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Citizen Science

Vol­un­teers can par­tic­i­pate in ongo­ing sci­ence projects while hav­ing fun and learn­ing at the same time. Howard County sup­ports some of the pro­grams directly and oth­ers are led by other agen­cies, non-profits and universities.

Stream and Water Monitoring

Pat­ap­sco Her­itage Green­way Stream Watch Pro­gram col­lects spe­cific infor­ma­tion on any dam­age, pol­lu­tion, and poten­tial restora­tion oppor­tu­ni­ties observed within the Pat­ap­sco watershed’s streams and stream banks. Vol­un­teers can choose their level of par­tic­i­pa­tion as watch­ers, clean­ers or lead­ers. The data helps this non-profit group to plan and imple­ment their stream cleanups. Even more advanced vol­un­teers can sign up to do more inten­sive water qual­ity mon­i­tor­ing. Visit the PHG web­site or email patapscofriend@gmail.com.

Stream Waders is run by the Mary­land Depart­ment of Nat­ural Resources. Vol­un­teers are trained in stream sam­pling and macroin­ver­te­brate iden­ti­fi­ca­tion. They apply their knowl­edge at assigned stream sites and share the results with the DNR.

World Water Mon­i­tor­ing Day is an inter­na­tional edu­ca­tion and out­reach pro­gram that builds pub­lic aware­ness and involve­ment in pro­tect­ing water resources around the world. Vol­un­teers con­duct basic mon­i­tor­ing of their local water bod­ies and then add the results to the inter­na­tional web­site. Test kits are inex­pen­sive and can be pur­chased through the web­site.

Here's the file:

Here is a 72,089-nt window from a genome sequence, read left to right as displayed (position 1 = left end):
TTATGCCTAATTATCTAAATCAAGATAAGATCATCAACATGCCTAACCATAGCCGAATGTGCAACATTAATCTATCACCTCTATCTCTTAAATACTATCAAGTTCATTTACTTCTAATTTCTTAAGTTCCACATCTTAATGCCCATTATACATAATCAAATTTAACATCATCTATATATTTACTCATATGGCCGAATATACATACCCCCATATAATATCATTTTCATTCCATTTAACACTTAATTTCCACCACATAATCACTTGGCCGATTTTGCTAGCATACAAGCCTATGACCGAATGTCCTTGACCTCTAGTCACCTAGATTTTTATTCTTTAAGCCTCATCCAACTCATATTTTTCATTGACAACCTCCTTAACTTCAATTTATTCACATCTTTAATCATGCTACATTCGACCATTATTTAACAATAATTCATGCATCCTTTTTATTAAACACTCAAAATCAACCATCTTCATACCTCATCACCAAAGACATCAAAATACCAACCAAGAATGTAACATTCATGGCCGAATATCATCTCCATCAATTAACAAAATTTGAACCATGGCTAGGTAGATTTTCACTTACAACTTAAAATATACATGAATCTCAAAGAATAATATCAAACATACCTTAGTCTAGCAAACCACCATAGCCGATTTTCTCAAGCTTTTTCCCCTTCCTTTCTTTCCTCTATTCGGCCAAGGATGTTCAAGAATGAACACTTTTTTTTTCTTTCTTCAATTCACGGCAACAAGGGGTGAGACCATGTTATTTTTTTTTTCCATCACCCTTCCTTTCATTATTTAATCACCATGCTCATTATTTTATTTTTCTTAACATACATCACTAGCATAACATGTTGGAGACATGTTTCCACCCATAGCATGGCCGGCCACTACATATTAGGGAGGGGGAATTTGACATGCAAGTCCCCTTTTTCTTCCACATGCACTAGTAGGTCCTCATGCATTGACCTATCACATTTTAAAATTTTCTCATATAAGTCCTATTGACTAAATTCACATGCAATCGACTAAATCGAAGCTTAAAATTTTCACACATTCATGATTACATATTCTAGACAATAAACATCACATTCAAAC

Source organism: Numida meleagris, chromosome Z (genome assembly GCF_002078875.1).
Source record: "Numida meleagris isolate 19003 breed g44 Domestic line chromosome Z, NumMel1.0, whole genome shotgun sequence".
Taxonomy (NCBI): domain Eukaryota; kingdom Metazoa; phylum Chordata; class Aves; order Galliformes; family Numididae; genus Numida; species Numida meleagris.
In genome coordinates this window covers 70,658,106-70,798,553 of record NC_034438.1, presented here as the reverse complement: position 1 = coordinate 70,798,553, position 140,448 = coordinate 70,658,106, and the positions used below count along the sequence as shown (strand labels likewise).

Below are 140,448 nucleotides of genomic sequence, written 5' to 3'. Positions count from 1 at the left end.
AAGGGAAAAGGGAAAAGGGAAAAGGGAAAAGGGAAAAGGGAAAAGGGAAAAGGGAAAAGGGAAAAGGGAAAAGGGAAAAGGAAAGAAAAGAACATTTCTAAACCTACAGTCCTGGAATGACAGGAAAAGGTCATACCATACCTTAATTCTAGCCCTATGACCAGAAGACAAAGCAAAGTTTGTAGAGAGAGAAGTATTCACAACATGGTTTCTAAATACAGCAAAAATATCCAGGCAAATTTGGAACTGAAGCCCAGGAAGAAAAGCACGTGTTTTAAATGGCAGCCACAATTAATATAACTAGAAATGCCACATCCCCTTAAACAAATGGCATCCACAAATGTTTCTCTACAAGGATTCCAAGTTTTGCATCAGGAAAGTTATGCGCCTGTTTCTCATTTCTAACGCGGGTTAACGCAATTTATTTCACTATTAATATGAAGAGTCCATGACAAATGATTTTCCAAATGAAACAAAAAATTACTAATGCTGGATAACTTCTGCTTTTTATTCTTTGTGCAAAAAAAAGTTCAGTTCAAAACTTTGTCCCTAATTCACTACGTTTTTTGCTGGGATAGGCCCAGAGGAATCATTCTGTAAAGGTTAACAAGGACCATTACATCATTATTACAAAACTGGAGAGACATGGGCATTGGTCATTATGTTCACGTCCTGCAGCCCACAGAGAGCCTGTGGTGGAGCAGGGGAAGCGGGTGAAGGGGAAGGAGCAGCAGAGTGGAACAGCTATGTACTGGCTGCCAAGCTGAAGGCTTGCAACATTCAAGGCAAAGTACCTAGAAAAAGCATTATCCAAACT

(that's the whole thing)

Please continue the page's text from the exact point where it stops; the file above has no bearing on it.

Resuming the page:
Wildlife and Habitat

Frog­Watch: Each spring, vol­un­teers learn the calls of local frogs and toads, lis­ten for them out­side, and then report which frogs and toads they have heard. Frogs and toads are con­sid­ered indi­ca­tors of envi­ron­men­tal health and many pre­vi­ously abun­dant frog and toad pop­u­la­tions have expe­ri­enced dra­matic pop­u­la­tion declines. This project helps sci­en­tists to under­stand the scope, geo­graphic scale, and cause of these declines. To learn more about par­tic­i­pat­ing in Howard County, con­tact Sue Muller, smuller@howardcountymd.gov.

But­ter­fly and Drag­on­fly Counts: But­ter­flies, drag­on­flies and dam­selflies are also impor­tant indi­ca­tors of envi­ron­men­tal health. Each sum­mer, Howard County vol­un­teers gather at sev­eral loca­tions to iden­tify and count these fas­ci­nat­ing insects. Con­tact Sue Muller, smuller@howardcountymd.gov for more infor­ma­tion or visit the web­site for recent years’ results.

The Wavyleaf Map­ping Project uses smart­phones to help researchers at Tow­son Uni­ver­sity map the pres­ence and spread of wavyleaf bas­ket­grass, an inva­sive species. This exotic grass, native to Europe and Asia, was first found in Mary­land in 1996 along the Pat­ap­sco River. When exotic plants become inva­sive and take over areas, they exclude native plants and dis­rupt local ecosys­tems. Go to www.towson.edu/wavyleaf to learn more, down­load the app, and start report­ing wavyleaf basketgrass.

iNaturalist.org is a web­site and app for record­ing local plants and ani­mals. Vol­un­teers take pho­tos and upload them for ver­i­fi­ca­tion by sci­en­tists. Check out the Howard County sec­tion. The web­site also has teacher advice and les­son plans.